From The Fishbowl

Scribbles about stuff

Archive for the month “January, 2012”

Onwards!

Hello.

I’ve been overwhelmed by the support – or, at the very least, interest – that Not Quite Normal has been getting. (If you don’t know what NQN is, I recommend you check out this previous post, which should explain everything.) If you’re one of the people who downloaded Tomahawk, viewed this blog for the first time or just posted and RTed links, then thank you so much. It means a lot to me. I hope I can keep your attention for the next few weeks at least.

With that in mind, I now have a strategy for the release of Not Quite Normal. I uploaded a new story today, the second official preview. Well, the first preview, technically, since Tomahawk was only a test, but you get the gist.

The new story is called Endeavour and can be downloaded from Smashwords right now for the low, low price of free. This one has a cover and legal bits at the front and everything.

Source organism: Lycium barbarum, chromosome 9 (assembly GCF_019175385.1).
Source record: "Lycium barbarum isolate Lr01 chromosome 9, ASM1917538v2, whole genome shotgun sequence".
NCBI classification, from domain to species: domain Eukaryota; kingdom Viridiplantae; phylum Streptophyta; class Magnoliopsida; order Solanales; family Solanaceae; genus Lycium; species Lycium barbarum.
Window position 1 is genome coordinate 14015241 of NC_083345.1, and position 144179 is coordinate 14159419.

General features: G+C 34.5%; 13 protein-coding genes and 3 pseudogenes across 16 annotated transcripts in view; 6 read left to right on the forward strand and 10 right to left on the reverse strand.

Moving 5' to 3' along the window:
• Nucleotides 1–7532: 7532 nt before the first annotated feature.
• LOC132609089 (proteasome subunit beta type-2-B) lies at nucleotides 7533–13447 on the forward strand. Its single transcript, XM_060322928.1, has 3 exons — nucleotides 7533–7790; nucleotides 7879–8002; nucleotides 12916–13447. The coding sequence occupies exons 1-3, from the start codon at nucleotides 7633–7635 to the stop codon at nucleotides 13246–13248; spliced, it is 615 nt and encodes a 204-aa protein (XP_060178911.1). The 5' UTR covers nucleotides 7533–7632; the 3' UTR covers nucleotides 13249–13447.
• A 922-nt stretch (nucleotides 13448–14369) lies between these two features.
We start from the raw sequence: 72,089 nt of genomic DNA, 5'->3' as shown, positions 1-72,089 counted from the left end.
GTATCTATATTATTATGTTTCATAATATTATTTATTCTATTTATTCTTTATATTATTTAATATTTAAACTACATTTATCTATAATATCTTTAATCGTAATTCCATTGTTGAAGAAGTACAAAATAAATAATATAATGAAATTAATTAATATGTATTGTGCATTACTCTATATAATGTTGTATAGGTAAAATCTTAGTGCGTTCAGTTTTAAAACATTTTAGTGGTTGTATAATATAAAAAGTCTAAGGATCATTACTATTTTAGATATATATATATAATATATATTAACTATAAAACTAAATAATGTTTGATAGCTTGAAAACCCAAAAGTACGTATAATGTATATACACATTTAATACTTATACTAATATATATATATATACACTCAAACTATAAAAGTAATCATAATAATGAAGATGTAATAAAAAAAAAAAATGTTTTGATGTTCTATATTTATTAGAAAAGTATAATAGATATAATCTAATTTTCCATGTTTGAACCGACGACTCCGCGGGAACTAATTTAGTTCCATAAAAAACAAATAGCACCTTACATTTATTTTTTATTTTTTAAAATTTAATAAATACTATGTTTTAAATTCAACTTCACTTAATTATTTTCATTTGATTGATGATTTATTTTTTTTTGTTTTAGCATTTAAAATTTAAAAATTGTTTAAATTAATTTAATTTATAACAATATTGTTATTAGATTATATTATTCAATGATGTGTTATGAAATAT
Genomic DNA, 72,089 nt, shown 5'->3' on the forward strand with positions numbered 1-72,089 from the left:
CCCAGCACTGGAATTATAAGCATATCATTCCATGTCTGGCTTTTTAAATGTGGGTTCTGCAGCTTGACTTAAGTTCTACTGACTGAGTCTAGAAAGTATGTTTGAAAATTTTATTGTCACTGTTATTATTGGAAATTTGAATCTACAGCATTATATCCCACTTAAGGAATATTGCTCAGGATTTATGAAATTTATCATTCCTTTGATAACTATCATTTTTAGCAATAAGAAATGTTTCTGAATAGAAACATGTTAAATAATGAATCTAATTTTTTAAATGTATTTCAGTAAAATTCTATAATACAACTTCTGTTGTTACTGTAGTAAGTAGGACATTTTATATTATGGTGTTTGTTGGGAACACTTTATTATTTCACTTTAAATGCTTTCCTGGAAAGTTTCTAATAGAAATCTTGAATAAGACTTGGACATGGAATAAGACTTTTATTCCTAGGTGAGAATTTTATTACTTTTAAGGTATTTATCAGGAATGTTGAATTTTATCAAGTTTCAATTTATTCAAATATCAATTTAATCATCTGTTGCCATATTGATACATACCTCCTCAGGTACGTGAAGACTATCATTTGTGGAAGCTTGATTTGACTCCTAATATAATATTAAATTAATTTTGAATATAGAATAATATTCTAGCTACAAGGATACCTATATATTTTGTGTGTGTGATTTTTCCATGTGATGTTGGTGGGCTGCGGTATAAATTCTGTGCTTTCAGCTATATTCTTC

(Speaking of the cover, the image is from Flickr and used under a Creative Commons Attribution license. It’s properly credited in the book, but I’ll credit it here too. It’s from Flickr user ‘sensechange’, and you can find the original right here. It just caught my eye.)

Endeavour is a story I wrote at University, and it’s intended to be a cross between the theme of Frankenstein with the narrative format of Dracula. Both great books, incidentally, although you probably don’t need me to tell you that. I won’t say much else about the story since it’s pretty short (it is, after all a SHORT STORY) and I don’t want to spoil it. But it’s one of my favourite pieces and – I must say – one of the highest-marked stories I wrote at Uni. So it must do something right (write?).